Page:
Two months before the deadline, the team found the first kimberlite pipe in the Mochudi area. Although the resource was not significant in and of itself, it was promising enough for the company to extend the deadline. Not long after, diamonds were discovered at Orapa. Four years after the discovery, and with an investment of $33 million in developing the resource, the Orapa diamond mine was ready for production.

Dr. Lamont did not rest. He understood from the data he gathered that additional diamond pipes should be found in the area. Later that year, he was proved right when he discovered the resource now known as Letlhakane. A few more years of research and prospecting led to the 1973 discovery of the richest diamond resource ever found, Jwaneng.

“Doc was a firm believer that mines were to be found not by spending time in town or office, but by ‘boots on the ground,’ and careful understanding,” De Beers said about him a few years later. What made his findings especially impressive are the tools that were at his disposal – or lack thereof. Computerized analysis was not made available to them, GPS tracking did not exist, aerial magnetic detection was not invented yet, and today’s geophysical technologies were not developed. And yet, he succeed in making these remarkable discoveries while being out in the field.

His findings turned the diamond industry around. At once, the volume of diamond production increased, setting the stage for wider availability of polished diamonds to consumers, and ultimately to a decrease in the price of polished diamonds.

The dramatic change for the diamond industry had far-reaching implications for Botswana. The poor country, suffering from frequent droughts, was elevated into a very different place. By adopting policies that led to the careful development of the diamond resources as a long-term asset, and successfully negotiating major investments in the country with De Beers, with a focus on infrastructures, Botswana set itself as a shining example of how natural resources can elevate a country and its people.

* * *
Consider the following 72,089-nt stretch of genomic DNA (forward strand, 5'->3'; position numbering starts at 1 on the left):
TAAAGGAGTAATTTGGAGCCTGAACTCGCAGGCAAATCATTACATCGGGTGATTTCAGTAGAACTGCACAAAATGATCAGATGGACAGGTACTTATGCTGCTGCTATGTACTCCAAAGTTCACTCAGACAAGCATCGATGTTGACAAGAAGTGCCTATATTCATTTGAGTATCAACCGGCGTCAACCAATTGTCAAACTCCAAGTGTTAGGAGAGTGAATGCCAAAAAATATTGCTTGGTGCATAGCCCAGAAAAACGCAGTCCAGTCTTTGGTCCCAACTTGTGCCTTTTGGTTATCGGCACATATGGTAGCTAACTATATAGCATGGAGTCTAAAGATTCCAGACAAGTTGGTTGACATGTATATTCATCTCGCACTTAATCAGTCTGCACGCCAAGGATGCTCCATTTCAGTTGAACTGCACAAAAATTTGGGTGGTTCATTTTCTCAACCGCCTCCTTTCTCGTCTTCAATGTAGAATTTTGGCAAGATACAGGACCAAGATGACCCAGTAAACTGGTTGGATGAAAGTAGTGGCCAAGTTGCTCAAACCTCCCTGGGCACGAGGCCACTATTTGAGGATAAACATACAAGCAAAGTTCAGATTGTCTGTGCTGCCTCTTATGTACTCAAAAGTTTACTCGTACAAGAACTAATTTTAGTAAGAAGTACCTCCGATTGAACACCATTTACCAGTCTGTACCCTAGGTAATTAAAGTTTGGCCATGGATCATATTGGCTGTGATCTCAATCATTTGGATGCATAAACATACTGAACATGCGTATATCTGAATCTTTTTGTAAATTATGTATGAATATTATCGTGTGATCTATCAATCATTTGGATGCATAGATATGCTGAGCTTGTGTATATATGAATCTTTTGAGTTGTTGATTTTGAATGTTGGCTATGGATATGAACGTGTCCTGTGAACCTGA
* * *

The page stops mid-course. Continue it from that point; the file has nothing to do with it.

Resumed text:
Botswana reached an agreement with De Beers for a 50/50 partnership in the ownership of the diamond mining company that would develop and mine these resources – Debswana. Coupled with diamond royalties and labor salaries, Botswana under the leadership of President Khama became one of the most economically successful resource-dependent countries in the world, and this could not have happened without “Doc” Lamont’s discoveries.

In 1977, President Khama awarded Dr. Lamont the Presidential Order of Honor in recognition of his contribution to the nation. In 1980, after 25 years of service for and in Botswana, Dr. Lamont retired and returned home to Cape Town. In April 2008, following a long battle with cancer, Dr. Lamont died at the age of 87, leaving behind him a legacy of hard work, contribution and knowledge.